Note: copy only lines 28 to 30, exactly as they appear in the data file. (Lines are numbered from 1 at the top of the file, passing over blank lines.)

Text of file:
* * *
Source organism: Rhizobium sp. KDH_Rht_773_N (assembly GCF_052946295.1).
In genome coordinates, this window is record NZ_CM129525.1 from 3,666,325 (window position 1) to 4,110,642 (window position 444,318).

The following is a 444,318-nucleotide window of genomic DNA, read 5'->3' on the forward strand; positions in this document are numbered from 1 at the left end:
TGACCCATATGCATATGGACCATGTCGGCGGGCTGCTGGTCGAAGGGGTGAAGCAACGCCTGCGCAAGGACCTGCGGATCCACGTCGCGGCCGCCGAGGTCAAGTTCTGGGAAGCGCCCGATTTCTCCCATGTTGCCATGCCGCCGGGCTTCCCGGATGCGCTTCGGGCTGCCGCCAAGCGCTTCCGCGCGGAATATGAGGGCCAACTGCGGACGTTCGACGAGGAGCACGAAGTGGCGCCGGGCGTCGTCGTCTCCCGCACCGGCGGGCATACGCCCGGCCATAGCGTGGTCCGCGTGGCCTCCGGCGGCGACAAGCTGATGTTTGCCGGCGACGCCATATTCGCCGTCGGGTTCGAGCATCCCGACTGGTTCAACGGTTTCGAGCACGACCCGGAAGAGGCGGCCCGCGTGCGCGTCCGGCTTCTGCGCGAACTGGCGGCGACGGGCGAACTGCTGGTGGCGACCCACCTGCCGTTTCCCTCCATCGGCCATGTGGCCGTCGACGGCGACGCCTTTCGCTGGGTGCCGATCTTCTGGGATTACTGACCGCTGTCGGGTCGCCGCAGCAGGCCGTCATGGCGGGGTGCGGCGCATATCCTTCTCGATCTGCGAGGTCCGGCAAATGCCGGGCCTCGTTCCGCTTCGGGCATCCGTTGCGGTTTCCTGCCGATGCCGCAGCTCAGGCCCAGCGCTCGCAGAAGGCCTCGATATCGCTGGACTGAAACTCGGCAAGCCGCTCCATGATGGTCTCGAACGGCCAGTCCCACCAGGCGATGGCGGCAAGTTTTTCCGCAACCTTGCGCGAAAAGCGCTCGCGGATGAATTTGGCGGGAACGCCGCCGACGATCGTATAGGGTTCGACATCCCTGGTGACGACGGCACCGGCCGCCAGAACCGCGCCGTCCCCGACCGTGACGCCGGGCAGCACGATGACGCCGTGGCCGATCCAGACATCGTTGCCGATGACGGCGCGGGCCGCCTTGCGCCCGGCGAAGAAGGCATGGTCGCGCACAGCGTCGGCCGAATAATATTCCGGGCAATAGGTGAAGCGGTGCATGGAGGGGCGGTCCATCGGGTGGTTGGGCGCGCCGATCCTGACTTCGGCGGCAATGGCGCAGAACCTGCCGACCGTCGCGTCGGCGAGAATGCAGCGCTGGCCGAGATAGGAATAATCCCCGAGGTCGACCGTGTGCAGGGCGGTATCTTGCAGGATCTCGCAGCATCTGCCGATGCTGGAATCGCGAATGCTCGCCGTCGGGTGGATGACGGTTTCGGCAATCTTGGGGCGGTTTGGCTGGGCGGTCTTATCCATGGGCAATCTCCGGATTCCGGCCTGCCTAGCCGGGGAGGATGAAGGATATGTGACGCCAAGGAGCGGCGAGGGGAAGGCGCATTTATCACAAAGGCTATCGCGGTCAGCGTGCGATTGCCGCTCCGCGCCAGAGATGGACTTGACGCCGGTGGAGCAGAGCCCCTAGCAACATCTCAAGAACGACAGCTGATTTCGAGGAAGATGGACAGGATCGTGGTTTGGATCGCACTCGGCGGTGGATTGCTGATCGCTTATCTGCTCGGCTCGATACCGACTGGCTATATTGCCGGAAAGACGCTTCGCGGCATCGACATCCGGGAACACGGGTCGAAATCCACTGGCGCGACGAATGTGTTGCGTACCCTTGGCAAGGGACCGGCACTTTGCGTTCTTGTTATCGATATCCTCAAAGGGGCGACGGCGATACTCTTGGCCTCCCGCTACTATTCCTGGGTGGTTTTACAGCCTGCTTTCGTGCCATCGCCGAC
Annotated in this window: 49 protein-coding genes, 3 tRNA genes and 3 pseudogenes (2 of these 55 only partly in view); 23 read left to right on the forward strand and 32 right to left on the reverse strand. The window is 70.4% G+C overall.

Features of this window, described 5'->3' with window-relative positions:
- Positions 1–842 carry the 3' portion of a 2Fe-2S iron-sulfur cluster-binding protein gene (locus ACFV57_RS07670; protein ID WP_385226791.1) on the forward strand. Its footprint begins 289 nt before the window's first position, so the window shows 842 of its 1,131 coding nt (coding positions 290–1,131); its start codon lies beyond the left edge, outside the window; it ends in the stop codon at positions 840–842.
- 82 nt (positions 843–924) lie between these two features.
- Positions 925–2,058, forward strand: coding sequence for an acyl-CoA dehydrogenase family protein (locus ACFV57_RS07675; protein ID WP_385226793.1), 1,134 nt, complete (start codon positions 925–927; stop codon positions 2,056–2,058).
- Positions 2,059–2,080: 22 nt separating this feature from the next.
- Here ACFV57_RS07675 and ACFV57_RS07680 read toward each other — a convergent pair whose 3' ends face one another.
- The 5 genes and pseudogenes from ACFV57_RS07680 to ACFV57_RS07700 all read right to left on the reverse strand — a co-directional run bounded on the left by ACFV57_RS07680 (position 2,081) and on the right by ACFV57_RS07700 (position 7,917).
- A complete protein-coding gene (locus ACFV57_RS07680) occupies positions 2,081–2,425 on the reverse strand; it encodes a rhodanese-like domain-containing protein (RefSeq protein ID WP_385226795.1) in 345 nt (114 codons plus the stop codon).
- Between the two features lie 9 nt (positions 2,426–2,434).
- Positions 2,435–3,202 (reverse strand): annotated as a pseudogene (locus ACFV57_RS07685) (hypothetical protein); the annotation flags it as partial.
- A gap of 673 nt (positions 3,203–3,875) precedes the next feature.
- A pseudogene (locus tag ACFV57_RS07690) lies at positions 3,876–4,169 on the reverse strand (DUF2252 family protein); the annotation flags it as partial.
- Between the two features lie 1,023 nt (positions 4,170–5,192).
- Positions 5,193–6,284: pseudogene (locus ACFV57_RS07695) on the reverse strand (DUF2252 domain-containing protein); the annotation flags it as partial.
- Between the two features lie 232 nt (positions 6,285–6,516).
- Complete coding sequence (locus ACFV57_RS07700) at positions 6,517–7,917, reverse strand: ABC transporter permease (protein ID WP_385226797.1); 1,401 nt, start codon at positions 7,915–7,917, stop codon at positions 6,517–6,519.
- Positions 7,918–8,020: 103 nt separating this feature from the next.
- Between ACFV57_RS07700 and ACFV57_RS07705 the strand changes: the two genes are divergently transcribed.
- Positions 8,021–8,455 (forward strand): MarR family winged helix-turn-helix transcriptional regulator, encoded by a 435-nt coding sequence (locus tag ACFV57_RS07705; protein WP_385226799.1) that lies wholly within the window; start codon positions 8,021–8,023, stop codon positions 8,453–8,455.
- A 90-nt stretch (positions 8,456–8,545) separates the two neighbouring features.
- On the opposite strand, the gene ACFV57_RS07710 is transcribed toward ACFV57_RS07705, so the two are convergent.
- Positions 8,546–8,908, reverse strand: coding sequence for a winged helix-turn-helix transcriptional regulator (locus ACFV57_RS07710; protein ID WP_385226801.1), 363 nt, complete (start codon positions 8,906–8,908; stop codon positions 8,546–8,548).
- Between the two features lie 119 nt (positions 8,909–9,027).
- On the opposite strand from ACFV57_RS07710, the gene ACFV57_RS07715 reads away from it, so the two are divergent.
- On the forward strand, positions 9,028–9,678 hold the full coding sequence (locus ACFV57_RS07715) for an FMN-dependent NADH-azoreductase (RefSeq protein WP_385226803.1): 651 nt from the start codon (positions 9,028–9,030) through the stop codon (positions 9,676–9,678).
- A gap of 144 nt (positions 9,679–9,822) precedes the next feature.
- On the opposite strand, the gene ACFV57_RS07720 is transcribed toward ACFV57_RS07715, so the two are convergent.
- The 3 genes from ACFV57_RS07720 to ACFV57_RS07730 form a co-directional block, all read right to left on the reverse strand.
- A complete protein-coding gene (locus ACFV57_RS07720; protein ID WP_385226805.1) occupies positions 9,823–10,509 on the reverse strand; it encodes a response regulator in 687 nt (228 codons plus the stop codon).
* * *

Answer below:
- Between the two features lie 119 nt (positions 8,909–9,027).
- On the opposite strand from ACFV57_RS07710, the gene ACFV57_RS07715 reads away from it, so the two are divergent.
- On the forward strand, positions 9,028–9,678 hold the full coding sequence (locus ACFV57_RS07715) for an FMN-dependent NADH-azoreductase (RefSeq protein WP_385226803.1): 651 nt from the start codon (positions 9,028–9,030) through the stop codon (positions 9,676–9,678).